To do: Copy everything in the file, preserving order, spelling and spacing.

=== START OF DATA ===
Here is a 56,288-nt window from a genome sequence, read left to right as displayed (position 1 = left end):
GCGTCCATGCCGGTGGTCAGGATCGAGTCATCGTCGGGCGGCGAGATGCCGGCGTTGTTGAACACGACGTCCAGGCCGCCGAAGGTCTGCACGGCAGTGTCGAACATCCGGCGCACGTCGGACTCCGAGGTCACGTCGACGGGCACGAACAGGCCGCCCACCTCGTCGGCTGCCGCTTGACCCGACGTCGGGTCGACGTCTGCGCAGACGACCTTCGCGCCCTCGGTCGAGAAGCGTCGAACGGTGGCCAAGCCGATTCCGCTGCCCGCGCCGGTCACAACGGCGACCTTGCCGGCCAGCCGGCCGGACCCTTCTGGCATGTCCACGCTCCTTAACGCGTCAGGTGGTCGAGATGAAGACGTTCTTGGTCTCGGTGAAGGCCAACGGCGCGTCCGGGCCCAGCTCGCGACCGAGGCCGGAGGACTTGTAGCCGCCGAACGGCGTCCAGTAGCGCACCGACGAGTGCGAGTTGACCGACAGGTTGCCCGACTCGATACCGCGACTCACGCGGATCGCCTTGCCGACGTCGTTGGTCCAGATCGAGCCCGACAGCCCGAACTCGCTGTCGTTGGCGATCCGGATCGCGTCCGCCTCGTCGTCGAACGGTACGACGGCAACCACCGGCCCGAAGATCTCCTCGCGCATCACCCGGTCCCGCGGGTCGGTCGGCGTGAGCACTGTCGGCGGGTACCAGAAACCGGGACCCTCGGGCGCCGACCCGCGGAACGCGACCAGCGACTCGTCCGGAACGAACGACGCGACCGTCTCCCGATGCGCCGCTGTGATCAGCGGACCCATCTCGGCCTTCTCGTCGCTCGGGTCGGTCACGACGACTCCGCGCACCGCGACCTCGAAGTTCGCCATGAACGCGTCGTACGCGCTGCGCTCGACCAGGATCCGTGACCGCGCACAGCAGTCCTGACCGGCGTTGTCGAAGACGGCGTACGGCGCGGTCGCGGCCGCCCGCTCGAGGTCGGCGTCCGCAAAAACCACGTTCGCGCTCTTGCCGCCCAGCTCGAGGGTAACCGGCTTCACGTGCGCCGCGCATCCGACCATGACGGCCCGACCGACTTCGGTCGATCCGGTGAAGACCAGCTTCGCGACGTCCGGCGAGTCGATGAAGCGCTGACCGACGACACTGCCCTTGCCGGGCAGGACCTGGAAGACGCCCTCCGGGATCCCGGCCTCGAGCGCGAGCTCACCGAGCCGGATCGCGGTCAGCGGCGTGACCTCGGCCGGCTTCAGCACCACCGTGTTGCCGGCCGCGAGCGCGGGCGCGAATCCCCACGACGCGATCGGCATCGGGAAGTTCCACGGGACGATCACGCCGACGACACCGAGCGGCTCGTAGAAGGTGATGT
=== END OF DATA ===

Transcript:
Here is a 56,288-nt window from a genome sequence, read left to right as displayed (position 1 = left end):
GCGTCCATGCCGGTGGTCAGGATCGAGTCATCGTCGGGCGGCGAGATGCCGGCGTTGTTGAACACGACGTCCAGGCCGCCGAAGGTCTGCACGGCAGTGTCGAACATCCGGCGCACGTCGGACTCCGAGGTCACGTCGACGGGCACGAACAGGCCGCCCACCTCGTCGGCTGCCGCTTGACCCGACGTCGGGTCGACGTCTGCGCAGACGACCTTCGCGCCCTCGGTCGAGAAGCGTCGAACGGTGGCCAAGCCGATTCCGCTGCCCGCGCCGGTCACAACGGCGACCTTGCCGGCCAGCCGGCCGGACCCTTCTGGCATGTCCACGCTCCTTAACGCGTCAGGTGGTCGAGATGAAGACGTTCTTGGTCTCGGTGAAGGCCAACGGCGCGTCCGGGCCCAGCTCGCGACCGAGGCCGGAGGACTTGTAGCCGCCGAACGGCGTCCAGTAGCGCACCGACGAGTGCGAGTTGACCGACAGGTTGCCCGACTCGATACCGCGACTCACGCGGATCGCCTTGCCGACGTCGTTGGTCCAGATCGAGCCCGACAGCCCGAACTCGCTGTCGTTGGCGATCCGGATCGCGTCCGCCTCGTCGTCGAACGGTACGACGGCAACCACCGGCCCGAAGATCTCCTCGCGCATCACCCGGTCCCGCGGGTCGGTCGGCGTGAGCACTGTCGGCGGGTACCAGAAACCGGGACCCTCGGGCGCCGACCCGCGGAACGCGACCAGCGACTCGTCCGGAACGAACGACGCGACCGTCTCCCGATGCGCCGCTGTGATCAGCGGACCCATCTCGGCCTTCTCGTCGCTCGGGTCGGTCACGACGACTCCGCGCACCGCGACCTCGAAGTTCGCCATGAACGCGTCGTACGCGCTGCGCTCGACCAGGATCCGTGACCGCGCACAGCAGTCCTGACCGGCGTTGTCGAAGACGGCGTACGGCGCGGTCGCGGCCGCCCGCTCGAGGTCGGCGTCCGCAAAAACCACGTTCGCGCTCTTGCCGCCCAGCTCGAGGGTAACCGGCTTCACGTGCGCCGCGCATCCGACCATGACGGCCCGACCGACTTCGGTCGATCCGGTGAAGACCAGCTTCGCGACGTCCGGCGAGTCGATGAAGCGCTGACCGACGACACTGCCCTTGCCGGGCAGGACCTGGAAGACGCCCTCCGGGATCCCGGCCTCGAGCGCGAGCTCACCGAGCCGGATCGCGGTCAGCGGCGTGACCTCGGCCGGCTTCAGCACCACCGTGTTGCCGGCCGCGAGCGCGGGCGCGAATCCCCACGACGCGATCGGCATCGGGAAGTTCCACGGGACGATCACGCCGACGACACCGAGCGGCTCGTAGAAGGTGATGT